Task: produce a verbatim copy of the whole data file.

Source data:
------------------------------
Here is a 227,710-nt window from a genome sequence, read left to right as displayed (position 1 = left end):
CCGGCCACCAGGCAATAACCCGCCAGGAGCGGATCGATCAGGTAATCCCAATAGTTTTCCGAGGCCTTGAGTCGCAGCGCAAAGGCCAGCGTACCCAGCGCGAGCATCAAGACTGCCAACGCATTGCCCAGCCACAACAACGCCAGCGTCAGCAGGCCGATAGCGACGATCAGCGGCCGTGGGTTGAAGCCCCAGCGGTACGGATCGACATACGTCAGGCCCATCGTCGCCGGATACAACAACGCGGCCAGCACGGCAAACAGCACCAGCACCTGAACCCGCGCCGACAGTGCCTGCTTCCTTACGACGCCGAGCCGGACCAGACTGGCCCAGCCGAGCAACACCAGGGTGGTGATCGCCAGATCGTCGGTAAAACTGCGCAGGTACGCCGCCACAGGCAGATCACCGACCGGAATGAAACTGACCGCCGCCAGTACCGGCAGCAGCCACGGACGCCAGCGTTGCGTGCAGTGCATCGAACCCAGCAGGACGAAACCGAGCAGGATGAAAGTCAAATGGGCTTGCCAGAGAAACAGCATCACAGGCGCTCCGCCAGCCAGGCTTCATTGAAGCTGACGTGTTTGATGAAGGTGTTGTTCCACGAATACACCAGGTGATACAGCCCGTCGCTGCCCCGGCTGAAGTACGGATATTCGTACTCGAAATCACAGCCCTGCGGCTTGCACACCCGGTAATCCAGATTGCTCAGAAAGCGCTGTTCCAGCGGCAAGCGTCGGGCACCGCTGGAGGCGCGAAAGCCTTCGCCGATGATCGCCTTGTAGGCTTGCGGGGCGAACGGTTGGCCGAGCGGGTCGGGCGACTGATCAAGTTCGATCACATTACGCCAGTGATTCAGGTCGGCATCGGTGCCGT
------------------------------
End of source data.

Here is a 227,710-nt window from a genome sequence, read left to right as displayed (position 1 = left end):
CCGGCCACCAGGCAATAACCCGCCAGGAGCGGATCGATCAGGTAATCCCAATAGTTTTCCGAGGCCTTGAGTCGCAGCGCAAAGGCCAGCGTACCCAGCGCGAGCATCAAGACTGCCAACGCATTGCCCAGCCACAACAACGCCAGCGTCAGCAGGCCGATAGCGACGATCAGCGGCCGTGGGTTGAAGCCCCAGCGGTACGGATCGACATACGTCAGGCCCATCGTCGCCGGATACAACAACGCGGCCAGCACGGCAAACAGCACCAGCACCTGAACCCGCGCCGACAGTGCCTGCTTCCTTACGACGCCGAGCCGGACCAGACTGGCCCAGCCGAGCAACACCAGGGTGGTGATCGCCAGATCGTCGGTAAAACTGCGCAGGTACGCCGCCACAGGCAGATCACCGACCGGAATGAAACTGACCGCCGCCAGTACCGGCAGCAGCCACGGACGCCAGCGTTGCGTGCAGTGCATCGAACCCAGCAGGACGAAACCGAGCAGGATGAAAGTCAAATGGGCTTGCCAGAGAAACAGCATCACAGGCGCTCCGCCAGCCAGGCTTCATTGAAGCTGACGTGTTTGATGAAGGTGTTGTTCCACGAATACACCAGGTGATACAGCCCGTCGCTGCCCCGGCTGAAGTACGGATATTCGTACTCGAAATCACAGCCCTGCGGCTTGCACACCCGGTAATCCAGATTGCTCAGAAAGCGCTGTTCCAGCGGCAAGCGTCGGGCACCGCTGGAGGCGCGAAAGCCTTCGCCGATGATCGCCTTGTAGGCTTGCGGGGCGAACGGTTGGCCGAGCGGGTCGGGCGACTGATCAAGTTCGATCACATTACGCCAGTGATTCAGGTCGGCATCGGTGCCGT